§ Dr. Whitehead
The information is as follows:
The Local Government Finance Act 1988, schedule 5, exempts the following types of non-domestic property from business rating:
- Agricultural land and buildings;
- Fish farms;
- Places of religious worship;
- Lighthouses and related property used by Trinity House;
- Land and structures used by drainage authorities;
- Public parks;
- Property used for the training of the disabled, and the provision of welfare services to them;
- Air raid protection works;
- Swinging moorings for boats and ships, i.e. moorings which are not connected to the river bank or shore, but to the river or sea bed;
- Road crossings over water courses;
- Property used for road user charging schemes;
- Property in enterprise zones; and
- Property occupied by visiting armed forces, such as air force bases.
Under section 45 of the Local Government Finance Act, empty non-domestic properties are exempt from rates for the first three months. After that period 50 per cent. of the full rates are levied on the property, unless it falls within a prescribed type, in which case it continues to be entirely exempt from rates while unoccupied. The most significant type that remains exempt after three months is industrial property such as factories, warehouses, and mineral workings. Other types of property which remain exempt are: listed buildings; buildings with rateable values of less than £1,900; buildings which the owners are prohibited by law from occupying or which are kept vacant by the actions of a public body; and buildings whose owners are either bankrupts, or are insolvent companies which are being wound up.220W
Diplomatic non-domestic property is exempt from rates by virtue of the Diplomatic Privileges Act 1964. However, premises occupied by diplomatic missions and visiting armed forces pay a contribution in lieu of a proportion of the rates due on the property, to reflect the use they make of local authority services, currently 6 per cent. of the full rate liability.
Under the Local Government Finance Act 1988 various reliefs are available to ratepayers. In some cases, local authorities have discretion to give relief up to 100 per cent., so their occupiers pay no rates. In some of these cases this is a top-up on a lower level of mandatory relief. 100 per cent. relief is available, at local authority discretion, to charities, small businesses in designated rural settlements, and new small-scale farm diversification enterprises, ratepayers suffering hardship and non-profit making bodies engaged in philanthropic, cultural, sporting and other activities.
Certain classes of domestic property are exempt from the council tax. These are set out in the Council Tax (Exempt Dwellings) Order 1992. They are:Class A: Empty and substantially unfurnished dwellings where works are required, underway or recently completed (valid for up to 12 months);Class B: Empty dwellings owned by charities (valid for up to six months);Class C: Dwellings left empty and substantially unfurnished (valid for up to six months);Class D: Dwellings left empty by prisoners;Class E: Dwellings left empty by patients in hospitals and care homes;Class F: Dwellings left empty by deceased persons;Class G: Dwellings where occupation is prohibited by public law;Class H: Empty clergy dwellings;Class I: Dwellings left empty by people receiving care;Class J: Dwellings left empty by people providing care;Class K: Dwellings left empty by students;Class L: Repossessed dwellings;Class M: Student halls of residence;Class N: Dwellings occupied only by students or school leavers;Class O: Armed forces' accommodation;Class P: Visiting armed forces' accommodation;Class Q: Dwellings left empty by bankrupts;Class R: Empty caravan pitches and boat moorings;Class S: Dwellings occupied by minors only;Class T: Empty annexes which cannot be let separately;Class U: Dwellings occupied only by persons who are severely mentally impaired;Class V: Dwellings occupied by persons with diplomatic privilege or immunity;Class W: Annexes occupied by dependent relatives.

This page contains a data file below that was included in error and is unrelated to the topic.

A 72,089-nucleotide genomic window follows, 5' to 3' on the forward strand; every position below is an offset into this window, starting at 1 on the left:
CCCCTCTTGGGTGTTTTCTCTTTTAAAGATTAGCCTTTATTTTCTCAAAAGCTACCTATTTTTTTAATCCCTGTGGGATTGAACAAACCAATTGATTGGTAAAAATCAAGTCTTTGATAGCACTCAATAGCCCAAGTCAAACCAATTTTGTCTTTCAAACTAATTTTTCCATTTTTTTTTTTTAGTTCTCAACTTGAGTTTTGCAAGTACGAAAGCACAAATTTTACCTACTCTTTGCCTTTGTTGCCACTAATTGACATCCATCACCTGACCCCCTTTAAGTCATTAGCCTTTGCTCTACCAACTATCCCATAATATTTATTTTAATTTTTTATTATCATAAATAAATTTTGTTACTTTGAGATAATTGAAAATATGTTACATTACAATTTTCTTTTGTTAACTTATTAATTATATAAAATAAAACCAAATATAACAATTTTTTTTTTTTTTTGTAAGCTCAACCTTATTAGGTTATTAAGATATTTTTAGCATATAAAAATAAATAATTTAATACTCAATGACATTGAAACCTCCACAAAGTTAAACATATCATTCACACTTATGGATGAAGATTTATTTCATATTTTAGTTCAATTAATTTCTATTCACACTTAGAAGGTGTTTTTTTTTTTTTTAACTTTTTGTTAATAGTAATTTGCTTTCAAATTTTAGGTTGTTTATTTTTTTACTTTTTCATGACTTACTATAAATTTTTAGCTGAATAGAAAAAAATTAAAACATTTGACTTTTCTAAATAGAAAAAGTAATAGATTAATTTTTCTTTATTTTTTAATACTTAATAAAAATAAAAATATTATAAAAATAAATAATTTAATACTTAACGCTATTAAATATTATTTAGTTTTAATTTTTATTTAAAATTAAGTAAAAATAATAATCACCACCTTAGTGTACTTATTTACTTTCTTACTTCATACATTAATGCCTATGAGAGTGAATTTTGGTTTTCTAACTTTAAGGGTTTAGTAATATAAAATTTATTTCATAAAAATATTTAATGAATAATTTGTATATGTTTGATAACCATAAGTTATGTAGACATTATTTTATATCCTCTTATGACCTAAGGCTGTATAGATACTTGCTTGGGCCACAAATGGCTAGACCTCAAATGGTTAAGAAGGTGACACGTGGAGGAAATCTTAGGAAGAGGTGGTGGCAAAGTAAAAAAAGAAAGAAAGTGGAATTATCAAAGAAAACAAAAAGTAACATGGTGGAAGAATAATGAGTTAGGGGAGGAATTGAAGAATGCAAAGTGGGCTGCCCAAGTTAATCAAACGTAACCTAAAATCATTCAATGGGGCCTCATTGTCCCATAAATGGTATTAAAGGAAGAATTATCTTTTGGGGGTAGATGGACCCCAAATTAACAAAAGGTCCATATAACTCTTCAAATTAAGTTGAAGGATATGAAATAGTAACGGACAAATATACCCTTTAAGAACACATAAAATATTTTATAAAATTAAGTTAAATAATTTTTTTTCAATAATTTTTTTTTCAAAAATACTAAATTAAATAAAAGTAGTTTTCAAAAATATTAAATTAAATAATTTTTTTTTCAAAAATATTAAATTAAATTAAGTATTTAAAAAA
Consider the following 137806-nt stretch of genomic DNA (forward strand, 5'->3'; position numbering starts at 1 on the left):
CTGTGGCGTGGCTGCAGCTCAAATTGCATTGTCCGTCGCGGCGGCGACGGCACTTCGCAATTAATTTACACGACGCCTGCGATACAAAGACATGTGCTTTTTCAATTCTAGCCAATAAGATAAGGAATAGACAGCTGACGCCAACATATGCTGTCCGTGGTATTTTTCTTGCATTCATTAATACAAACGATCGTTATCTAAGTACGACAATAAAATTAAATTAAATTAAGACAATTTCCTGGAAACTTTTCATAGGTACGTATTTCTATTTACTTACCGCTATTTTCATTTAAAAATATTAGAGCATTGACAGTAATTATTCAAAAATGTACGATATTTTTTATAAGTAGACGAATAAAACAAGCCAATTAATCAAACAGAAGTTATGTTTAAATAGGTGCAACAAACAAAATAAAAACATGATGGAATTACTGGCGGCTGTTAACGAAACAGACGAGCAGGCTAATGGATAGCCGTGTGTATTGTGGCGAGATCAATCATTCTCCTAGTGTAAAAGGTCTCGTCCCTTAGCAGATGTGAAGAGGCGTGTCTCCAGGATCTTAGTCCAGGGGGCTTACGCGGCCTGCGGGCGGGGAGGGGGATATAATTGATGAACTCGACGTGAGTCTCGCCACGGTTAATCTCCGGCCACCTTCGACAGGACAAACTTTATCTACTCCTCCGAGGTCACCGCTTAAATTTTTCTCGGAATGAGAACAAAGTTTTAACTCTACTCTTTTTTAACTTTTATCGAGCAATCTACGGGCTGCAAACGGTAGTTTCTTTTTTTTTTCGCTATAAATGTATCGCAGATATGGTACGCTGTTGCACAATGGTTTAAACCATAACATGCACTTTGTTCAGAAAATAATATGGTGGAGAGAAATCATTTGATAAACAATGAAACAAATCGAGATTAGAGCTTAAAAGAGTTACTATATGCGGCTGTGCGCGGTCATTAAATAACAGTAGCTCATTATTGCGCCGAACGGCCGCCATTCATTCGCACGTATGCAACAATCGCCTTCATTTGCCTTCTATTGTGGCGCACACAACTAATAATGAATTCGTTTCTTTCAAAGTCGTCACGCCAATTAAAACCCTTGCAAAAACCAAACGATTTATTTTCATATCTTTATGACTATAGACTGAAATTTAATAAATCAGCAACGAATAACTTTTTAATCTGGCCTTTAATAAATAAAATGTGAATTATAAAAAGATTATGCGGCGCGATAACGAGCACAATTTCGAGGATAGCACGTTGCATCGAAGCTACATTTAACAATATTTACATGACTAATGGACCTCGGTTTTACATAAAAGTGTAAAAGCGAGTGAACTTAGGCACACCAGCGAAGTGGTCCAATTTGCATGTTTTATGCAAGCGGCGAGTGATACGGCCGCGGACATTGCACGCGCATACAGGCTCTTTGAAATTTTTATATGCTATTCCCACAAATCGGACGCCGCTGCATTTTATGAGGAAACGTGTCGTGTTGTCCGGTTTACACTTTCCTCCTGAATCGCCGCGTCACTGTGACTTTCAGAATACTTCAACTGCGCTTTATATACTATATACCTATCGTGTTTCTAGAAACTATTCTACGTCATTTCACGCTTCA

§ Dr. Whitehead
Westminster city council have reported the following total central Government support for revenue expenditure. Total figures for 2002–03 are not yet available.221W
Westminster city council total central Government support for revenue expenditure1 Total (cash terms) £ million Total at 2001–02 prices2 £ million Percentage change (real terms)2 Outturn 1990–91 158.9 217.0 — 1991–92 187.3 241.2 11.1 1992–93 224.2 279.5 15.9 1993–94 195.4 237.8 -14.9 1994–95 198.3 238.2 0.2 1995–96 202.9 237.0 -0.5 1996–97 200.2 226.6 -4.4 1997–98 208.9 229.4 1.3 1998–99 205.7 219.8 -4.2 1999–2000 214.9 224.2 2.0 2000–01 224.0 229.6 2.4 Budget 2001–02 235.6 235.6 2.6 1 This comprises of aggregate external finance (AEF). AEF is central Government support towards total standard spending. It comprises revenue support grant, redistributed non-domestic rates, and certain specific, supplementary and special grants. For Westminster city council these include SSA reduction grant (1994–95 onwards) and central support protection grant (1999–2000 onwards). 2 Real terms at 2001–02 prices calculated using the GDP deflator.
Information for Newcastle upon Tyne Band A Band B Band C Band D Band E Band F Band G Band H Total Number of dwellings on the valuation list as at 16 October 2001 73,187 17,198 16,451 7,194 3,535 1,648 1,295 114 120,622 Exemption Class M—A hall of residence provided predominantly for the accommodation of students. 375 507 138 8 1 1 0 14 1,044 Exemption Class N—A dwelling which is occupied only by students, the foreign spouses of students, or school and college leavers. 1,577 794 422 186 84 10 4 0 3,077 Total for Exemption Classes M and N 1,952 1,301 560 194 85 11 4 14 4,121 Number of dwellings classed as empty or second homes as at 1 November 2001. 2,535 481 360 207 102 70 58 19 3,832